I forgive myself for practical sins,

For taking today for granted,

For forgetting that tomorrow is never guaranteed,

For trying to do it all alone, without asking for help,

When it would help someone else to let them help me.

     I forgive myself for practical sins,

For using store-bought and pre-packaged,

When I know I could fix better, fresher, homemade myself.

The cost of convenience is high,

Makes me forget to use my own talents and skills.

     I forgive myself for practical sins,

For being full of shouldas, wouldas, and couldas.

I will do what I can, when I can,

And try not to worry so much about it when I can’t.

This world already has the complete collector’s set

Of shames and pains and regrets –

No need for me to add mine to the heap.

     I forgive myself for practical sins,

Mostly, I will try, each day, to forgive myself for

being human.

I am my own worst enemy most of the time,

But I could be my own best friend.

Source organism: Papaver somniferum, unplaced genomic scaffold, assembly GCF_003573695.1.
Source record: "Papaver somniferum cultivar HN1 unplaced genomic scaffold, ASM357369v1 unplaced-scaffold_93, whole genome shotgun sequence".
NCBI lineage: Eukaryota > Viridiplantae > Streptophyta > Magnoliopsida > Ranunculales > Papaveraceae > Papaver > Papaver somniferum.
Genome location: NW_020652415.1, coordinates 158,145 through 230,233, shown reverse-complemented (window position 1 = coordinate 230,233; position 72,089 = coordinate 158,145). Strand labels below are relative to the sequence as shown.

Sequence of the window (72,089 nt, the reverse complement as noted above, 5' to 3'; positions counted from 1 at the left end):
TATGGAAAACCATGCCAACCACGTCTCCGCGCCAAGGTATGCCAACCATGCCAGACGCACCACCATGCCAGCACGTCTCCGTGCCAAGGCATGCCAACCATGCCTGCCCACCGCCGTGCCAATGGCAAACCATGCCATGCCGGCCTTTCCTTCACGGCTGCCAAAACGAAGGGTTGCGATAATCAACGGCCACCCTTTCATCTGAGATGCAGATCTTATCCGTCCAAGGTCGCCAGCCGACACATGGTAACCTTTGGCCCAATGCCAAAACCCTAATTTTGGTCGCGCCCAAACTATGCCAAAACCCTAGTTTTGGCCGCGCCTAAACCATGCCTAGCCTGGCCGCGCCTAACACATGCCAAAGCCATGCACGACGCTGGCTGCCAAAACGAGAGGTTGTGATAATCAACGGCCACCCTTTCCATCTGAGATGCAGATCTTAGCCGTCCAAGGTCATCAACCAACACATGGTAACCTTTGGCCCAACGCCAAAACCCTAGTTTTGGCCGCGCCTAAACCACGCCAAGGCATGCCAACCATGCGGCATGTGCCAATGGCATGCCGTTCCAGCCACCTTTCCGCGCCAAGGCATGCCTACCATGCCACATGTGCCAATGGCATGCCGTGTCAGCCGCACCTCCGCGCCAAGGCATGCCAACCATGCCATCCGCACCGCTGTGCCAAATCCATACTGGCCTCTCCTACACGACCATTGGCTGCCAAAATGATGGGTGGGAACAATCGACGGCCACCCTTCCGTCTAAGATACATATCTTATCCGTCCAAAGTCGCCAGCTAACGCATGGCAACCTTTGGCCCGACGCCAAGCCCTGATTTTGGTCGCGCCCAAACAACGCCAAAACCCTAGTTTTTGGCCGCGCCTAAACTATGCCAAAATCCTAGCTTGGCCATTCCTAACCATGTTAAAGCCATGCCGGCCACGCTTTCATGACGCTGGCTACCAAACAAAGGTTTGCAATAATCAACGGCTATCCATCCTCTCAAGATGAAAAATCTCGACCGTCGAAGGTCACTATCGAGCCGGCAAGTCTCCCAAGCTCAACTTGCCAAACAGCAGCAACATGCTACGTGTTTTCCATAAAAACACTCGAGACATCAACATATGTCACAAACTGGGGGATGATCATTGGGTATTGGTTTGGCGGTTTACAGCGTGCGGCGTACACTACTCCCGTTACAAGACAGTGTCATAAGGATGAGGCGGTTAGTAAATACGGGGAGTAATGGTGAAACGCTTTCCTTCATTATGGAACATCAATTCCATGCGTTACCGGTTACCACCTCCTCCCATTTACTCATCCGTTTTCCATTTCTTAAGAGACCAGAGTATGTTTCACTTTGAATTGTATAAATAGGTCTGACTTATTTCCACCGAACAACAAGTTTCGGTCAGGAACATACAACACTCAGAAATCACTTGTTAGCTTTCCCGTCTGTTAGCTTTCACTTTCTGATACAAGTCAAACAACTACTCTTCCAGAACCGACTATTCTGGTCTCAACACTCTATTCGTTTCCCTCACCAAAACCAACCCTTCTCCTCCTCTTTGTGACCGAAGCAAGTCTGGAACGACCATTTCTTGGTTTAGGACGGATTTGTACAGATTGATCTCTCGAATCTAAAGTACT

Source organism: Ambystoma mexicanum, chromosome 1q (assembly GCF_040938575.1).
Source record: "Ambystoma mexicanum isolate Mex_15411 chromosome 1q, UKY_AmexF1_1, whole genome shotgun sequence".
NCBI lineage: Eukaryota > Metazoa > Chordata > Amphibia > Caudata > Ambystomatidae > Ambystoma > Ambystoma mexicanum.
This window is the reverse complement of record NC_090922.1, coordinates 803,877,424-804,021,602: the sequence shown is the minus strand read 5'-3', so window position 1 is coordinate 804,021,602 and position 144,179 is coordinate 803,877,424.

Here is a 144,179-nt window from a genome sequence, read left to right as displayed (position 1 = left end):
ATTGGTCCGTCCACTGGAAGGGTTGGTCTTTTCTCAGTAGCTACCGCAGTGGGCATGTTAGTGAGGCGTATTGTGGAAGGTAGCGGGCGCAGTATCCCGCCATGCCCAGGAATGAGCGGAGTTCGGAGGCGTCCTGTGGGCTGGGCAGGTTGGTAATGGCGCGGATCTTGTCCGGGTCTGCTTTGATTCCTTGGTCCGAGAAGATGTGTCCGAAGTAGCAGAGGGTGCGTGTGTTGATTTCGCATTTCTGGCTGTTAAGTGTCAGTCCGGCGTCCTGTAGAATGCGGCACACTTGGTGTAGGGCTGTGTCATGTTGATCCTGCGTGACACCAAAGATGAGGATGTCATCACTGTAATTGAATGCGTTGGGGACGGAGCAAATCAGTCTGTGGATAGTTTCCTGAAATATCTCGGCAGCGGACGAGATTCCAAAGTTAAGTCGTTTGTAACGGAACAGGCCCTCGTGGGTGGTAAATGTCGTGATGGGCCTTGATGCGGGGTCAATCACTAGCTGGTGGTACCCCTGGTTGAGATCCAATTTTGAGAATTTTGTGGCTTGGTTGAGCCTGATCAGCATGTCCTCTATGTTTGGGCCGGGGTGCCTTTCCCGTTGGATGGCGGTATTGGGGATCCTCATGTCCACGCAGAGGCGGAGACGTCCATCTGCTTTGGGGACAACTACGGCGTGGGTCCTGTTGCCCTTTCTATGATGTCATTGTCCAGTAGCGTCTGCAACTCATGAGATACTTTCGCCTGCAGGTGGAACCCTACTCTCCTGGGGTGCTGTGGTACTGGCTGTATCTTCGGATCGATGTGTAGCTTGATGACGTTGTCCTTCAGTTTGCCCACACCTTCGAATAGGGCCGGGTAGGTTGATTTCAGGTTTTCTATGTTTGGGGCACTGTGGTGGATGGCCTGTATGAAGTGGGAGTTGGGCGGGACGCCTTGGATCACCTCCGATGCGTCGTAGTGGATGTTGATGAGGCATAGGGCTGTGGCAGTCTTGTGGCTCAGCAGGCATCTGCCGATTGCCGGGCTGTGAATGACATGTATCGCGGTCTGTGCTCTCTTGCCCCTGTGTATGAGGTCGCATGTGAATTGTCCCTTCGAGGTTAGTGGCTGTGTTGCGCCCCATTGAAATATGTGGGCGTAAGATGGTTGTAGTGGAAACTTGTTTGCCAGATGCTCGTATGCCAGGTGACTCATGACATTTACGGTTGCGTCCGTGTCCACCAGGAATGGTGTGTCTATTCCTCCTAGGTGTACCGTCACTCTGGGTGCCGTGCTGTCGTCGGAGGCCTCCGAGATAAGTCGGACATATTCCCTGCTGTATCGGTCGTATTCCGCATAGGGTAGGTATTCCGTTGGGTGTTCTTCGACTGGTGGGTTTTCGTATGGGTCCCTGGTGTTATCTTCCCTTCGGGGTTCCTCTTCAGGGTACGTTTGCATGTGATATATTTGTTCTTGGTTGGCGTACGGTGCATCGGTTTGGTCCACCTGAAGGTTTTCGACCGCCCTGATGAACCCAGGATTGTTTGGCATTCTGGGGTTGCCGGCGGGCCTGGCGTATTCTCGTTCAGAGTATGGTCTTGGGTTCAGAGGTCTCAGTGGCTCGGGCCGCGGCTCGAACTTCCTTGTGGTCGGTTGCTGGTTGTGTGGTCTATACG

I will try to find the elusive blessed balance.

     Please let me be a lifelong student of practical kindness,

To myself, and to others,

Beginning with the Introductory Course:

“Forgiveness of Me”,

The pre-requisite for “Forgiving Others”,

“Listening Skills”, “Advanced Caring”, and

“Joy, and Peace through Wholeness and Love”.


by Kerry Vincent (c) 2010

St. Louis Effort for AIDS Picnic in Forest Park

July 13, 2010

You really did make a difference, you know. St. Louis Effort for AIDS has come so far in 25 years. From its beginning, just a few people meeting together in an apartment, to being a major HIV-AIDS service organization, recognized with official funding and grants, but more importantly, by the lives it touched, and touches still. Dining Out for Life is an annual event, often copied, never equaled.